Shelton Mayor Mark Lauretti was visited by a group of State Champion robotics students and their coaches last week to discuss their advancement to the National Robotics tournament in St. Louis Missouri next year.
“State Champs? That’s big, really big,” said Mayor Lauretti as the team introduced themselves and showcased their new trophy. “When one of our teams wins a state championship, I’ve got to know all of the details.”
One of the team’s two coaches, Ashish Dalvi said the team is coming off two qualifying victories in Shelton and another in New Haven.
“They were one of 48 teams who competed at Shelton High School so their victory and then moving onto the National level is huge,” said Dalvi.
The SIStematic team is made up of only 7th graders, which include Austin D’Aulizio, Connor Dapp, Diya Patel, Josh Mallette, Katie Daxner, Michael Caruso, Ria Dalvi, and Shayaan Dabiran. All of the students split up the duties required to have a successful team.
Coach of another Shelton team called the Circuit Breakers, Josh Cayer was present when SIStematic had the chance to meet the mayor and said the work put in by all of the students in Shelton is what makes the difference.
“It’s important to state how much time and effort went into this,” said Cayer. “The preparation for competition starts in early September where we (All Shelton robotics teams) meet at the high school for four hours every Saturday. Then it begins two hours a night and then it’s four hours a night and six hours a Saturday and before you know it it’s 10 or 12 hours a week all dedicated to the goal of making it to nationals.”
The team’s hours of work went towards the three portions the competition was broken up into: Building a robot with legos that can do various tasks on a 4×8 mat, a research project focused on human/animal interactions and one issue deriving from those interactions, and a teamwork presentation.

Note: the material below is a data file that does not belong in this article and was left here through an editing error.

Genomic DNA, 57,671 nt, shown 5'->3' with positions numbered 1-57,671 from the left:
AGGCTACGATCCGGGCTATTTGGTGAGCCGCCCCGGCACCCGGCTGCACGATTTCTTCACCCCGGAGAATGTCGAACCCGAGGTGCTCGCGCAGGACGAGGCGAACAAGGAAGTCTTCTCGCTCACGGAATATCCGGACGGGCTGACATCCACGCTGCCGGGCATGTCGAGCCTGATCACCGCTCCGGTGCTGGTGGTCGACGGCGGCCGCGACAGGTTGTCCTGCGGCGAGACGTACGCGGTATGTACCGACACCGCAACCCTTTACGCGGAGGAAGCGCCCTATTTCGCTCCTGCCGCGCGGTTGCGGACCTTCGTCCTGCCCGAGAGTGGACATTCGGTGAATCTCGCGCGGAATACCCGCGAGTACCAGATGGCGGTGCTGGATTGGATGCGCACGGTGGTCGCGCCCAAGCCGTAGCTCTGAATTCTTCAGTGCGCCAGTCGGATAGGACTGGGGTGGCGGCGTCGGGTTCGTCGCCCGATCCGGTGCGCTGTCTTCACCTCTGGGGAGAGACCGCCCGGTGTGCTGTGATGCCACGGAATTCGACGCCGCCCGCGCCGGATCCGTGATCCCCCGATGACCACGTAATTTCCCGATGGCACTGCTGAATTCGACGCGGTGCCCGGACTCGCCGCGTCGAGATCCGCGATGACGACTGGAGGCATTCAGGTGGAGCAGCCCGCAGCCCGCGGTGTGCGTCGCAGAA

As the team gathered in the Mayor’s office and let him hold their Lego trophy, they explained the human/animal interaction issue they chose which focused on dolphins. The team devised a plan to put aluminum beads on nylon nets to help dolphins detect fishermen’s presence and ultimately swim around them rather than being unintentionally caught.
“When dolphins swim into nets or are unintentionally caught it’s called a ‘bycatch’,” explained Diya Patel of SIStematic.
The team explained that after doing research, they discovered that most nets commercial fishermen use are made out of nylon so dolphins do not detect them and therefor swim into them and are caught in their pursuit of other fish.
“To help solve this problem we created the ‘Alumin-eco net’,” said Connor Dapp of SIStematic. “With the aluminum beads in the cross-sections of the net, they’re able to detect that it’s there due to their echolocation bouncing off of it.”
The team has proven to have the robotics portion of the competition down and now are beginning to address the topic of funding their trip to St. Louis next year.
Dalvi said there isn’t an official amount that the team needs to raise yet, but have an estimate of nearly $25,000 total cost of sending the eight students and at least eight parents.
“It’s approximately $2,600 for one kid and parent to travel. It’s possible that a school representative may travel with us as well so the final cost hasn’t been clarified yet,” said Dalvi. We are still discussing with the school the budget and any contributions that can be put towards the trip… The rest of it will be up to us as volunteers, parents/coaches, and students to raise. It’s early and we’re still trying to calculate the final amount that we need to raise but come January we should have a more clear plan and we’ll get something out there.”